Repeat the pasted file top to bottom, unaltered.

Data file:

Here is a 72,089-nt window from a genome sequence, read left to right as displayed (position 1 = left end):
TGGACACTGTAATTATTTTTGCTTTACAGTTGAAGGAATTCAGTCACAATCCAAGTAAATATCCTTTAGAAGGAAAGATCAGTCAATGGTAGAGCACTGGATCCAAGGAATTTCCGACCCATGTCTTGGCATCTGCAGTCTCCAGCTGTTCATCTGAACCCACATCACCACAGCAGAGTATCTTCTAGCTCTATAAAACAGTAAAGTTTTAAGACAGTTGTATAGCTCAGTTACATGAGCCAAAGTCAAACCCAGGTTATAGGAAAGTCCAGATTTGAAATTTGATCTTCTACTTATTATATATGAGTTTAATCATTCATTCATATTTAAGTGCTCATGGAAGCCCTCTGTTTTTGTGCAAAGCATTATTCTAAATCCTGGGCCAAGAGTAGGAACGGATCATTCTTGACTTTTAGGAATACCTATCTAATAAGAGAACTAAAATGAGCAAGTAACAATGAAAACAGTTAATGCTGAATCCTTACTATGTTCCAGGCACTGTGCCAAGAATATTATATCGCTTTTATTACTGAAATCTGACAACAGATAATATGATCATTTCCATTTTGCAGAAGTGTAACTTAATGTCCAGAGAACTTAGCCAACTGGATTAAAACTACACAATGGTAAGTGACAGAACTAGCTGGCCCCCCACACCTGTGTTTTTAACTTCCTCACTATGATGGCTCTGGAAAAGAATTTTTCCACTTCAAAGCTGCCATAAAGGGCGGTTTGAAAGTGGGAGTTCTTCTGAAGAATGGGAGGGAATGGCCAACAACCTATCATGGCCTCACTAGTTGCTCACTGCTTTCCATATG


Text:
Here is a 72,089-nt window from a genome sequence, read left to right as displayed (position 1 = left end):
TGGACACTGTAATTATTTTTGCTTTACAGTTGAAGGAATTCAGTCACAATCCAAGTAAATATCCTTTAGAAGGAAAGATCAGTCAATGGTAGAGCACTGGATCCAAGGAATTTCCGACCCATGTCTTGGCATCTGCAGTCTCCAGCTGTTCATCTGAACCCACATCACCACAGCAGAGTATCTTCTAGCTCTATAAAACAGTAAAGTTTTAAGACAGTTGTATAGCTCAGTTACATGAGCCAAAGTCAAACCCAGGTTATAGGAAAGTCCAGATTTGAAATTTGATCTTCTACTTATTATATATGAGTTTAATCATTCATTCATATTTAAGTGCTCATGGAAGCCCTCTGTTTTTGTGCAAAGCATTATTCTAAATCCTGGGCCAAGAGTAGGAACGGATCATTCTTGACTTTTAGGAATACCTATCTAATAAGAGAACTAAAATGAGCAAGTAACAATGAAAACAGTTAATGCTGAATCCTTACTATGTTCCAGGCACTGTGCCAAGAATATTATATCGCTTTTATTACTGAAATCTGACAACAGATAATATGATCATTTCCATTTTGCAGAAGTGTAACTTAATGTCCAGAGAACTTAGCCAACTGGATTAAAACTACACAATGGTAAGTGACAGAACTAGCTGGCCCCCCACACCTGTGTTTTTAACTTCCTCACTATGATGGCTCTGGAAAAGAATTTTTCCACTTCAAAGCTGCCATAAAGGGCGGTTTGAAAGTGGGAGTTCTTCTGAAGAATGGGAGGGAATGGCCAACAACCTATCATGGCCTCACTAGTTGCTCACTGCTTTCCATATG